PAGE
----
– St Julian’s has demonstrated a significant improvement in GCSE Maths with 63% of all pupils obtaining A* to c grade. This has exceeded Welsh Government Modelled expectations so it is more than the Welsh Government would expect for this school and it is an achievement that that the whole school community should be proud of. These are all examples of excellent work that is being undertaken in these schools, and I say to Councillor Watkins again you should be lauding all the amazing work being undertaken by young people, Head teachers, all school staff, parents, carers, congratulating them on their achievements and stopping the constant criticism and negativity.

    To reiterate, all our schools have a wide range of issues to consider and celebrate. Newport City Council and the Educational Attainment Service continue to work together to develop the best educational achievement service to pupils across this city.

    To sum up, all the schools in Newport are categorised by Estyn, and are fully supported in all areas of their work. The level of support is set by the category. Every action is consistently taken to improve schools and prevent negative events and I repeat my thanks to all young people, Teachers, school staff, parents and carers, and congratulate them on their achievement.‘

    Councillor Joan Watkins asked a supplementary question relating to the use of funds for reserve project. Councillor Watkins was advised that this did not relate to the original question and was a new subject matter. The Cabinet Member advised that a written response to this question would be provided following the submission of a full written question from the Councillor.

    Councillor Joan Watkins asked the following question that had been submitted:

    ‘A recent FOI to Gwent Police has shown there were 121 referrals from Newport comprehensive schools since June 2017. Worryingly 58 of these referrals related to bullying, intimidation assault and battery. However further examination of the data indicate a big variance in the number of referrals across Newport schools .St Joseph’s Catholic school had 17 referrals over the 2 year period whilst Liswerry appeared tohave just 5. Is the Cabinet Member confident that all schools have robust anti bullying protocols in place and are they regularly checked by the Authority and not just left to individual schools and Governing bodies.’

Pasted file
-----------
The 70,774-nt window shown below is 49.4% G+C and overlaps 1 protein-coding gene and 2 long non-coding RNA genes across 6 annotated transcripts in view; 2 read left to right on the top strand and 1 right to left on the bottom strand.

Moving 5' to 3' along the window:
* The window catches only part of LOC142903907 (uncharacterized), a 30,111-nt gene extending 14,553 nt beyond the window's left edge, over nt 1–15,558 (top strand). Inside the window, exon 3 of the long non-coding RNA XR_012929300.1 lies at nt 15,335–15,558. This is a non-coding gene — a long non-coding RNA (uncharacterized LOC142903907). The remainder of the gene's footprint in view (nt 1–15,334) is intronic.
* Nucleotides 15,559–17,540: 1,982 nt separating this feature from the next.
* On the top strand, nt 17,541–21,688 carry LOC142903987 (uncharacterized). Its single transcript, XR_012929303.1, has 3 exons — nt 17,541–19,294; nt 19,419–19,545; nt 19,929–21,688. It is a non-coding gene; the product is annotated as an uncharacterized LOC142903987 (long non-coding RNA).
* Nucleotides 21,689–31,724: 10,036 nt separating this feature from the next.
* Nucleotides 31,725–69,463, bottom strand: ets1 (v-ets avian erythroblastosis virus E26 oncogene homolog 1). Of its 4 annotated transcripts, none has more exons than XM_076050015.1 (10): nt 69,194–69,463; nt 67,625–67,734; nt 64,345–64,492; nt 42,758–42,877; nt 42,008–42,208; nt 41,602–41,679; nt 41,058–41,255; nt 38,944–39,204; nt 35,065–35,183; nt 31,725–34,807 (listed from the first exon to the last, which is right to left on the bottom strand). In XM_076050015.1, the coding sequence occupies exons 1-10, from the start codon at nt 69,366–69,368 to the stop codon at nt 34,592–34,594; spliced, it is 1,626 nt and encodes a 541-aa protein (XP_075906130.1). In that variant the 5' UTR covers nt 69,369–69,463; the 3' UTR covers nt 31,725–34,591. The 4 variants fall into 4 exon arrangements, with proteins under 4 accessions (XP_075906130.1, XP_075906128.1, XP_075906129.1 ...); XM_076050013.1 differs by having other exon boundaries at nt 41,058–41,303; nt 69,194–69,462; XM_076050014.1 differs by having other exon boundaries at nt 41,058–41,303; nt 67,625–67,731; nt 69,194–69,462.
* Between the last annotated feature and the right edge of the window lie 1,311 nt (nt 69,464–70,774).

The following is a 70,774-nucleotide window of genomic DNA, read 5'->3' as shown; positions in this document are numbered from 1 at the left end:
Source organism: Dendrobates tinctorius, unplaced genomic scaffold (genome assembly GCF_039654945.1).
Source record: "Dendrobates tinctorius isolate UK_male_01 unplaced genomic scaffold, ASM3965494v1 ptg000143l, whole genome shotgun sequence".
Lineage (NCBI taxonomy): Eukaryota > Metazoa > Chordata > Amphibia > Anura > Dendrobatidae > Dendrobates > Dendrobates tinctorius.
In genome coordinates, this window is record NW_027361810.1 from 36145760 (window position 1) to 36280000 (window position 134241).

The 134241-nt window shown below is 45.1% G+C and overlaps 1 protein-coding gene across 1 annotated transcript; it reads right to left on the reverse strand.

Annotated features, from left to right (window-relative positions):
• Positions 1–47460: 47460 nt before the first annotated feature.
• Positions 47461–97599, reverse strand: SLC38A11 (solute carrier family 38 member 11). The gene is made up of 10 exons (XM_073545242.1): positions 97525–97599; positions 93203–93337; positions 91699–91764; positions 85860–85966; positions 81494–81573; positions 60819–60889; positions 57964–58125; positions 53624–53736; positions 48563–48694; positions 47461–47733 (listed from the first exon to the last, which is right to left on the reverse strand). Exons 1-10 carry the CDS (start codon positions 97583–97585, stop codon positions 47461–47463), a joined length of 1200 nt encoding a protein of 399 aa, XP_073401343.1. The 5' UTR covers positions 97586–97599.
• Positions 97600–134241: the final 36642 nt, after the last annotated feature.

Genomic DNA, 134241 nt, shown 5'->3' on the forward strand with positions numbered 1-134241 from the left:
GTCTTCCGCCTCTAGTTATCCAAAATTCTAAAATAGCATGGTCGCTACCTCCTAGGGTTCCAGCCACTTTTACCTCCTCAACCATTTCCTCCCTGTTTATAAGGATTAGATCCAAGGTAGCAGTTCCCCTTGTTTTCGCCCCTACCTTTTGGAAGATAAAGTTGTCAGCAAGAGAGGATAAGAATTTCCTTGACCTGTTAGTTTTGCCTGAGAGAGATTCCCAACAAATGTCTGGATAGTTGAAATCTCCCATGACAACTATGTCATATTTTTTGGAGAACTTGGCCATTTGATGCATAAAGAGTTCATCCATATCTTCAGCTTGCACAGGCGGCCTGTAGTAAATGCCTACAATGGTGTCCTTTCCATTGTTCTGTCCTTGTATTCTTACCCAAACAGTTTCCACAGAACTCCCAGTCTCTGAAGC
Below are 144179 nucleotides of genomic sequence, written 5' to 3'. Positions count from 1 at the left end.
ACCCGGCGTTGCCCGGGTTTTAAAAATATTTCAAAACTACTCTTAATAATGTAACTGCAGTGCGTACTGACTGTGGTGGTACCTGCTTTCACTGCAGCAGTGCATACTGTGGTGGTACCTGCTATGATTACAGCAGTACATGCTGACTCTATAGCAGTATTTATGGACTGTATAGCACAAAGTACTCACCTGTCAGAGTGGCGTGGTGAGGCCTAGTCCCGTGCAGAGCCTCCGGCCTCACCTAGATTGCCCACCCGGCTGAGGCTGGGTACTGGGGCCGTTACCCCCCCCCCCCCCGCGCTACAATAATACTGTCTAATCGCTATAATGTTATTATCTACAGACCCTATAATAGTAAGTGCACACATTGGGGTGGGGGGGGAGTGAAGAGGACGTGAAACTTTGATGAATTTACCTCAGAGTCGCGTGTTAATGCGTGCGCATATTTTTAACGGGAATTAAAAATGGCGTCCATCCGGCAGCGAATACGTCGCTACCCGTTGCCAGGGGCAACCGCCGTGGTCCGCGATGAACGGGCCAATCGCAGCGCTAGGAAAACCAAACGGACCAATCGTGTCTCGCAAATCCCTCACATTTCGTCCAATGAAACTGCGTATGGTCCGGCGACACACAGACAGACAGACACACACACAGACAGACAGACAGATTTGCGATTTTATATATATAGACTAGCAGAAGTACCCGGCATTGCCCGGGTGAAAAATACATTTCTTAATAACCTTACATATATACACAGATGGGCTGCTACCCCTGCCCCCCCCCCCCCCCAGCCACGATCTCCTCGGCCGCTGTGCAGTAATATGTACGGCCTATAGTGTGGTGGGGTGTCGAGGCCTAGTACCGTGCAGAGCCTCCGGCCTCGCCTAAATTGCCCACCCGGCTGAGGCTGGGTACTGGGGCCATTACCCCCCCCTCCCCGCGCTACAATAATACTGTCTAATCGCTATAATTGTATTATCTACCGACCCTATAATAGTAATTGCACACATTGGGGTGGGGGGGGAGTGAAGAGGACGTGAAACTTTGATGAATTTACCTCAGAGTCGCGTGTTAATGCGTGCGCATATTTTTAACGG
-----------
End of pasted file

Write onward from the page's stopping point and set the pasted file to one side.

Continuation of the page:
The Cabinet Member responded:

    ‘I am confident that all Newport Schools have anti-bullying policies that outline appropriate procedures for dealing with reported incidents of bullying. All schools in Newport have anti-bullying policies that are published on individual school websites. To check the robustness of this practice, the Authority’s Educational, Safeguarding Care and Support Officer reviews these policies and judges the quality of the individual schools policies against set criteria. All incidents of bullying are recorded on individual schools management information system and are reported to the Local Authority each month. The Local Authority’s wellbeing forum routinely completes an analysis of incidents and interventions and follows up on any issues that may arise from this. This forum also identifies any training needs that arise from the analysis of the data. I am pleased to inform Members that recent Estyn Inspections have highlighted a number of good practice in Newport Schools that I will now describe.

    – St Julian’s Primary – Estyn specifically commented on the significant impact of pupils work to design anti-bullying posters to highlight the issue and make presentations during assemblies. As a result of this good work, pupil’s behaviour has improved over time and is now extremely good.

    – At St Joseph’s Roman Catholic High School, Estyn reported there were effectively robust systems, with very few instances of bullying or harassment.

    – At Malpas Park Primary, a pupil voice group reviewed pupil’s responses to questionnaires and used this information to update the schools anti-bullying policy.

    Young people influencing policy.

    There are many schools in the city engaging fully with anti-bullying week activities and a number have trained pupils as anti-bullying ambassadors, so we also have anti bullying ambassadors to support this work. There is no doubt an increasing pressure on our school leaders, teachers and inclusions staff to support the growing numbers of young people who are experiencing physical and mental health challenges.